Thursday, September 3, 2020

"Just Mercy: Adapted for Young Adults" by Bryan Stevenson

Did you know there was a version of Bryan Stevenson's bestseller Just Mercy that was adapted for younger readers?  I didn't realize that until this arrived in the mail -- I must not have been paying good attention the day I ordered it.  Oops!  I got it to read with the book club hosted by Musings of Jamie this month, and I tried to get the adult version from the library once I realized my mistake, but too many people were in line ahead of me. So I read the copy I had.  

And I'm glad I did. Even this toned-down, older-teen-friendly version had me in tears multiple times. I had to put it down for a couple days because parts of it hurt so much. My heart cried out in sympathy to children tried, convicted, and incarcerated as if they were adults. To mentally challenged people tried with no regard for their abilities or lack thereof. To people disregarded, silenced, and thrown away as if they were disposable face masks, not people created in the image of God. 

This is a memoir about Stevenson's work as a lawyer advocating for people either wrongly convicted, punished too harshly, or being mistreated within the prison system.  He starts out talking about when he was an idealistic young law student doing an internship in Alabama, and traces his career over about three decades as he helped start the Equal Justice Initiative (EJI).  A lot of the book focuses on EJI's efforts to free a man on death row in Alabama that they discovered had been falsely accused and wrongly convicted.  If you've seen the 2019 movie Just Mercy, that's the case that the film focuses in on.  

But Stevenson also talks about many other cases.  About children, about women, about criminals, about innocent people.  Some of the cases were very distressing to me personally.  And some parts were very upbeat and hopeful.  I think I cried the most over a prison guard who gradually went from being a despicable bully to a pretty understanding guy.

My biggest takeaway from this book is that if we look to humans to fix a broken system, to fix their broken selves, to fix the broken society we've created -- that's is like asking my teacup with the broken handle to fix itself. It can't. We can't. Try as we might, spout wisdom or good thoughts or kindness all we want, but we can't become better under our own power.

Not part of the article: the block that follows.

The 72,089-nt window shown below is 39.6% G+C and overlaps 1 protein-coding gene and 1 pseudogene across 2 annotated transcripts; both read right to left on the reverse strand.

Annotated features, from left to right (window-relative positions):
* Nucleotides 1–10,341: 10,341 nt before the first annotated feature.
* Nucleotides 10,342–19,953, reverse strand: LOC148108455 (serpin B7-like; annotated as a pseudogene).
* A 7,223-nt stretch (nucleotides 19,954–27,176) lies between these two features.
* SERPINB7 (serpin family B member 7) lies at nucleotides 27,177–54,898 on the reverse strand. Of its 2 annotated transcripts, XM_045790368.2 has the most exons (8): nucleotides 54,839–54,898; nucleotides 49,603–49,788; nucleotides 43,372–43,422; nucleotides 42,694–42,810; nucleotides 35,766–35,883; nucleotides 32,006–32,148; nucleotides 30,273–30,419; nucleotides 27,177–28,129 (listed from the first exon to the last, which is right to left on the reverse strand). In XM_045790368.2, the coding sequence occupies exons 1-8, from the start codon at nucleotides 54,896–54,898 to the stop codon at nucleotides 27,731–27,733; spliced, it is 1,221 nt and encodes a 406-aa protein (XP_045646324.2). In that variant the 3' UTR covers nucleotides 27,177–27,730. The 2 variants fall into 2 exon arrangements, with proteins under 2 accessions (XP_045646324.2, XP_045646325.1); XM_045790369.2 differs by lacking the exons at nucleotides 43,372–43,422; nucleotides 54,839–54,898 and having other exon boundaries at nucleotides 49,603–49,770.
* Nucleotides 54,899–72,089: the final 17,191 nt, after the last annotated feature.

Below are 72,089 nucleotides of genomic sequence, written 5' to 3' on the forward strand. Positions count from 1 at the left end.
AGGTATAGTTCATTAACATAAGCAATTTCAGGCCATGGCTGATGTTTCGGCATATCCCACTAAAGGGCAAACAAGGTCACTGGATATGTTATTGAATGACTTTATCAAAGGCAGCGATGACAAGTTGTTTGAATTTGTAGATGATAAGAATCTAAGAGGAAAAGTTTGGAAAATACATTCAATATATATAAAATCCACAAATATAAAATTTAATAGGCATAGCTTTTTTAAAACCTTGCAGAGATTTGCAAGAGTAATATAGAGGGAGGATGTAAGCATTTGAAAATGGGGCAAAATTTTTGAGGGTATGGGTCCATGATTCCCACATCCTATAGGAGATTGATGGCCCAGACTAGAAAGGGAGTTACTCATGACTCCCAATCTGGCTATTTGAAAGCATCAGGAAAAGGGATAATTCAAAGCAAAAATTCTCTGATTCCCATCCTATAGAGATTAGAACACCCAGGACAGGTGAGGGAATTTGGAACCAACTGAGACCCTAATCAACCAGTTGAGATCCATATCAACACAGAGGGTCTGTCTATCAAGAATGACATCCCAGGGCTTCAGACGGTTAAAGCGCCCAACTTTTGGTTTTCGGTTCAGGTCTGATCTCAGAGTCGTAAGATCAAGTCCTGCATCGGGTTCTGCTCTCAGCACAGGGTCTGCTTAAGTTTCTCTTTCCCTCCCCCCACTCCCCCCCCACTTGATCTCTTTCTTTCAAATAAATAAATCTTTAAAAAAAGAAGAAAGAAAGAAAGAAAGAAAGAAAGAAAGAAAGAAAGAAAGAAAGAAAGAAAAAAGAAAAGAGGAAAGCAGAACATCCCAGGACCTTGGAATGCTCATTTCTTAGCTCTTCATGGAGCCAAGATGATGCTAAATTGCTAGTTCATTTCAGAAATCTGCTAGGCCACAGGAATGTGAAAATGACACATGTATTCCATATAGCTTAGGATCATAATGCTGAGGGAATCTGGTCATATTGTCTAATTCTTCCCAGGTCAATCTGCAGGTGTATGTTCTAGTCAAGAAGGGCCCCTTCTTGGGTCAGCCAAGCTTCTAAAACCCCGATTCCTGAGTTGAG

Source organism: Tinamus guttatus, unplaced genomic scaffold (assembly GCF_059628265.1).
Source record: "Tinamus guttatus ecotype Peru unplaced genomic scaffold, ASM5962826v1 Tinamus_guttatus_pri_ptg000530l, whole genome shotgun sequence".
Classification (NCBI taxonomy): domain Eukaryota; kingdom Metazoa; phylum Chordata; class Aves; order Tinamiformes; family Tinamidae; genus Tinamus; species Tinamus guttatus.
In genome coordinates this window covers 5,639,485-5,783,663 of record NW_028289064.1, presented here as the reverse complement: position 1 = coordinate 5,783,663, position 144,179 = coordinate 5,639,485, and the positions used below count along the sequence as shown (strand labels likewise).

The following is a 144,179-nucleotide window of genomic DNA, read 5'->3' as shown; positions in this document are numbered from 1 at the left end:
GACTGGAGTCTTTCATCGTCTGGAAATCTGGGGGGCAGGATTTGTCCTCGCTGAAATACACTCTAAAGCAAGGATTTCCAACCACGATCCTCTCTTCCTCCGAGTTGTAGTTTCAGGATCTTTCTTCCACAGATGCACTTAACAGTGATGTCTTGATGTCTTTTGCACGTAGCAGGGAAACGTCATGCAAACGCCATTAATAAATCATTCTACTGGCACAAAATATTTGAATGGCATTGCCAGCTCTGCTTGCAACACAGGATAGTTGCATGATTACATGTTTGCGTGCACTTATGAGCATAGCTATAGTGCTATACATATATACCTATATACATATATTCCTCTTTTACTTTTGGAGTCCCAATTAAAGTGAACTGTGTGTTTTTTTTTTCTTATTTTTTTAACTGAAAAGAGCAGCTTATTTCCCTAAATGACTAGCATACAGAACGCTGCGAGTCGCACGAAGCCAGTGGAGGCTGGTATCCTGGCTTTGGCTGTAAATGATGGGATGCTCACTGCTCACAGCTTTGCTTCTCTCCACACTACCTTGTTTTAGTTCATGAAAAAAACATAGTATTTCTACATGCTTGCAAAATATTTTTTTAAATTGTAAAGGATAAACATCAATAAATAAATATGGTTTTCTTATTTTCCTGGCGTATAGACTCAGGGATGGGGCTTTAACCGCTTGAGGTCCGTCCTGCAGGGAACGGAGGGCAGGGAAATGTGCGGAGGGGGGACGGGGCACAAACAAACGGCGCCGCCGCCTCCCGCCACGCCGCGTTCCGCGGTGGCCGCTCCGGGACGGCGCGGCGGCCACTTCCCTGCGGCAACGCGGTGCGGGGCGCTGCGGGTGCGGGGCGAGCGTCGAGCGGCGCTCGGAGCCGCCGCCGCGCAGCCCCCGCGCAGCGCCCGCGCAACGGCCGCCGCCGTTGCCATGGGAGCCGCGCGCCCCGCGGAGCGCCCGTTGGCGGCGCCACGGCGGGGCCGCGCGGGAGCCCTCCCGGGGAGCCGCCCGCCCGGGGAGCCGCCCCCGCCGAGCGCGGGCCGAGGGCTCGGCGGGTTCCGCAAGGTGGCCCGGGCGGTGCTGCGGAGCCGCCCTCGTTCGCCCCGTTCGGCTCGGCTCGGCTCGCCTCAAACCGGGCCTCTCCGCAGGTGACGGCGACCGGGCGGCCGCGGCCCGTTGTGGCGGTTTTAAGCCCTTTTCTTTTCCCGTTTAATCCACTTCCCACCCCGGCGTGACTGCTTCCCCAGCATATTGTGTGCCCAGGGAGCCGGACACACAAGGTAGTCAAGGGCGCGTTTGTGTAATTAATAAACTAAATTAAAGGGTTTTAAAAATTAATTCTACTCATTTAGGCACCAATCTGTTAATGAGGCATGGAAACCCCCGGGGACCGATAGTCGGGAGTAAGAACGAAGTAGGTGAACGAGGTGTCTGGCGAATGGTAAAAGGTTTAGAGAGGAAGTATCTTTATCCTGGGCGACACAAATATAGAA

However, we CAN change for the better when we rely on God's power. God can fix this mess. But he's not a genie in a bottle who'll grant a wish or two or three. There's no *poof* of magic to change this brokenness from without. It will only come from hearts changed by his love, by faith in him instead of in ourselves or other people. 

 Anyway. I did not agree with every conclusion or statement that Stevenson made, but he stated his beliefs compellingly and gave me a lot to think about.  If you think this book sounds too heavy, try the YA version. It's tough. But it's important.

I really appreciated that the book includes references in the back for many of the statistics and other things referred to in the book.  That was really important to me, as it showed that Stevenson and the publishers valued credibility and spreading awareness, not sensationalism.

(From my Instagram account)

Particularly Good Bits: 

We are all implicated when we allow other people to be mistreated.  An absence of compassion can corrupt the decency of a community, a state, an entire nation.  Fear and anger can make us cruel and abusive.  We all suffer from the absence of mercy and we harm ourselves as much as we victimize others (p. 18).

Walter's case taught me that fear and anger are a threat to justice; they can infect a community, a state, or a nation and make us blind, irrational, and dangerous (p. 260).

If This was a movie, I Would Rate It:  PG-16, at least.  It talks about children being abused physically, mentally, and sexually, though not in a graphic way.  It also talks about miscegenation laws, people committing adultery, some slightly graphic discussions of death by electric chair, and other violent subjects.  Much too intense for most younger teens, imho.

This was my 33rd book read off my TBR shelves for #TheUnreadShelfProject2020.


  1. This book was so powerful. Heartbreaking but also inspires change.


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